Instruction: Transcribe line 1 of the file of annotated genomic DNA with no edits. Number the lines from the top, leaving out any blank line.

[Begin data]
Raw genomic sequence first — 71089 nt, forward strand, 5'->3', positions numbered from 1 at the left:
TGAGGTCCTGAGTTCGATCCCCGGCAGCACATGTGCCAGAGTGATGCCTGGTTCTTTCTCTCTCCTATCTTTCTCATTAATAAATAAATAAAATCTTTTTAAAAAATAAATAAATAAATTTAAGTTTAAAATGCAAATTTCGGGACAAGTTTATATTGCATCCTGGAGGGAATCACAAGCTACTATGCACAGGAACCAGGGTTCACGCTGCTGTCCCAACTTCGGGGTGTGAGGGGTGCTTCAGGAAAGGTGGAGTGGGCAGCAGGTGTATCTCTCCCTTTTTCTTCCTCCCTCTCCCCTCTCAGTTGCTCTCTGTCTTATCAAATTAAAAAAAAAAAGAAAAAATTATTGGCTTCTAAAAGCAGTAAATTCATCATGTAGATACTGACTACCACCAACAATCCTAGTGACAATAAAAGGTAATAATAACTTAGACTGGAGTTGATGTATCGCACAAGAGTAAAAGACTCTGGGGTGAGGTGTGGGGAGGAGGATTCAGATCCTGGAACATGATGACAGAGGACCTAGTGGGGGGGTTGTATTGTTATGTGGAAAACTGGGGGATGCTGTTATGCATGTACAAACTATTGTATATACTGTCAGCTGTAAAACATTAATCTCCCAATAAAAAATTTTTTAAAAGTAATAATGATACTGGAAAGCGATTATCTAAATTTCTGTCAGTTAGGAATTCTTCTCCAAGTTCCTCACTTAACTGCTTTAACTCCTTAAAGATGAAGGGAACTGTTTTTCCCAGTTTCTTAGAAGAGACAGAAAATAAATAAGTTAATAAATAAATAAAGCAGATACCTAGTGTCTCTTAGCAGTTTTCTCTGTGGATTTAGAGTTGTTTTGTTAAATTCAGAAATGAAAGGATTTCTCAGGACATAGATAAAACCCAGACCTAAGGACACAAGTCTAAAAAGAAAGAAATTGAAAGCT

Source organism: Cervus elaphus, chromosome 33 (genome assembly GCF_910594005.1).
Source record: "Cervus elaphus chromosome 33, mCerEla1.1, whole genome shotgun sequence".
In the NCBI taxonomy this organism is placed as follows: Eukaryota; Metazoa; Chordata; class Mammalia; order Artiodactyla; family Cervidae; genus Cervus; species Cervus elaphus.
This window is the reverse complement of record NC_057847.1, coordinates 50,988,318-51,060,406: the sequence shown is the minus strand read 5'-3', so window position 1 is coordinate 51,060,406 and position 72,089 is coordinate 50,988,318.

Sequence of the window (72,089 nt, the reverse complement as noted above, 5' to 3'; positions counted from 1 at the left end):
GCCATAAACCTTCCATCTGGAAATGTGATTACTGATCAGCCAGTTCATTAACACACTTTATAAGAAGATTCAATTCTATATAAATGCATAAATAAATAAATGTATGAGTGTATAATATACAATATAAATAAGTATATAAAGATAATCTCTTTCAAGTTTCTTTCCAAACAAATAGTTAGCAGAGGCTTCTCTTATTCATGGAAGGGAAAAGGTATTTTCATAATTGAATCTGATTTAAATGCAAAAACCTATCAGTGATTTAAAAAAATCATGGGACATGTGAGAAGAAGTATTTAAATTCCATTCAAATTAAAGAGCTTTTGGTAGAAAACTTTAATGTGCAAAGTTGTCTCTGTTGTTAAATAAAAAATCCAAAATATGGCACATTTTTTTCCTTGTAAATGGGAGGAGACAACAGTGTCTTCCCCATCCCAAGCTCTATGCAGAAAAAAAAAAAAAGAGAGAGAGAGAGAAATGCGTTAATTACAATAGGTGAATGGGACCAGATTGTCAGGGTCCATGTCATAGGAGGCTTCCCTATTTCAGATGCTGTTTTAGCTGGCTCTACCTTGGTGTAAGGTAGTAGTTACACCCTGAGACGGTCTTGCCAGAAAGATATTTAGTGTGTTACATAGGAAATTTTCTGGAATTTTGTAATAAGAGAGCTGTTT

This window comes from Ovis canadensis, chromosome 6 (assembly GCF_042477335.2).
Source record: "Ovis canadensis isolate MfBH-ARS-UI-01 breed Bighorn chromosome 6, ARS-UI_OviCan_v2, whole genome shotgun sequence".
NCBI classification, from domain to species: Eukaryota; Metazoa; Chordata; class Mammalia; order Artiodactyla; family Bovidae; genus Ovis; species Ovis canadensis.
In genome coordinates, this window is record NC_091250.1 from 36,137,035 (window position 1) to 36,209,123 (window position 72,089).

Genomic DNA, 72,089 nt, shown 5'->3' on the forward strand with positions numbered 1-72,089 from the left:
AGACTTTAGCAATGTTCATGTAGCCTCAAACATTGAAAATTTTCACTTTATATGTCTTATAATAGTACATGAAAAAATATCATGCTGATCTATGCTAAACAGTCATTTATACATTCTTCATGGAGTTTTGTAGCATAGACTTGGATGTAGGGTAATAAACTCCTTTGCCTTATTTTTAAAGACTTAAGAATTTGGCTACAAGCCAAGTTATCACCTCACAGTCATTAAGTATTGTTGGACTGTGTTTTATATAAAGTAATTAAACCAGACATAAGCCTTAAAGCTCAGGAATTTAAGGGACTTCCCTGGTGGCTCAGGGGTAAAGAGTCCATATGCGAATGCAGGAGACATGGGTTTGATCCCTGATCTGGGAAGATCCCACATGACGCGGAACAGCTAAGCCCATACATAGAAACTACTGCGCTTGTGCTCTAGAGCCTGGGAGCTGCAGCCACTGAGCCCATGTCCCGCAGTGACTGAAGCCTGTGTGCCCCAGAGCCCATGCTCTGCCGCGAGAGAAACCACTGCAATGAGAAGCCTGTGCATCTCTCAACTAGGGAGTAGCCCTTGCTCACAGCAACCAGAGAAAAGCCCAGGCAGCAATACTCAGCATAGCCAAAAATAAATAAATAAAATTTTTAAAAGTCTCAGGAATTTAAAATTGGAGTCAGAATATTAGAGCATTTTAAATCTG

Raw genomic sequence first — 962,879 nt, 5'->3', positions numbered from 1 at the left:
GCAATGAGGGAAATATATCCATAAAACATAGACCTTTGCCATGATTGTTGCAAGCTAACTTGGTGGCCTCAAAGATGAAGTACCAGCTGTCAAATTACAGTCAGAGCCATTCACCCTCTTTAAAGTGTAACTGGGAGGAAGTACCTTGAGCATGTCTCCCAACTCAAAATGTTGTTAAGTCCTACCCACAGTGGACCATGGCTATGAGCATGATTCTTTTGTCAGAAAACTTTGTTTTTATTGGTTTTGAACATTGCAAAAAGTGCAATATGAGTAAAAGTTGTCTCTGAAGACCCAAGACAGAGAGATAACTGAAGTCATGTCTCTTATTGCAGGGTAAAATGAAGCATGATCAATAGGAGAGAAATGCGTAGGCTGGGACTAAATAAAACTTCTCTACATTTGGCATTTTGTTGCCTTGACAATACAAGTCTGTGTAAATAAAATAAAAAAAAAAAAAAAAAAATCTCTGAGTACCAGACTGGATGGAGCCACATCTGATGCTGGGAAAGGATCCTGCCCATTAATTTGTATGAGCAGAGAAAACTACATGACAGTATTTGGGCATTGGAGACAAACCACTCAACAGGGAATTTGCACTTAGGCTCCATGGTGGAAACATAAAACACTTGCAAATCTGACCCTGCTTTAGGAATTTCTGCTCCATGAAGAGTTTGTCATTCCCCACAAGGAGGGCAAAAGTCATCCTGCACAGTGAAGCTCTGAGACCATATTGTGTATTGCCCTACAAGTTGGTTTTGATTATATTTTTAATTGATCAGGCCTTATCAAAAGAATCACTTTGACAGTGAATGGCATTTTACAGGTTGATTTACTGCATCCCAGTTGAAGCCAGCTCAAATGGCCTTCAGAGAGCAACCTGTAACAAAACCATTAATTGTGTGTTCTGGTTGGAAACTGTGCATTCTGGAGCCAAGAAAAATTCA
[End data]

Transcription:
Raw genomic sequence first — 71089 nt, forward strand, 5'->3', positions numbered from 1 at the left: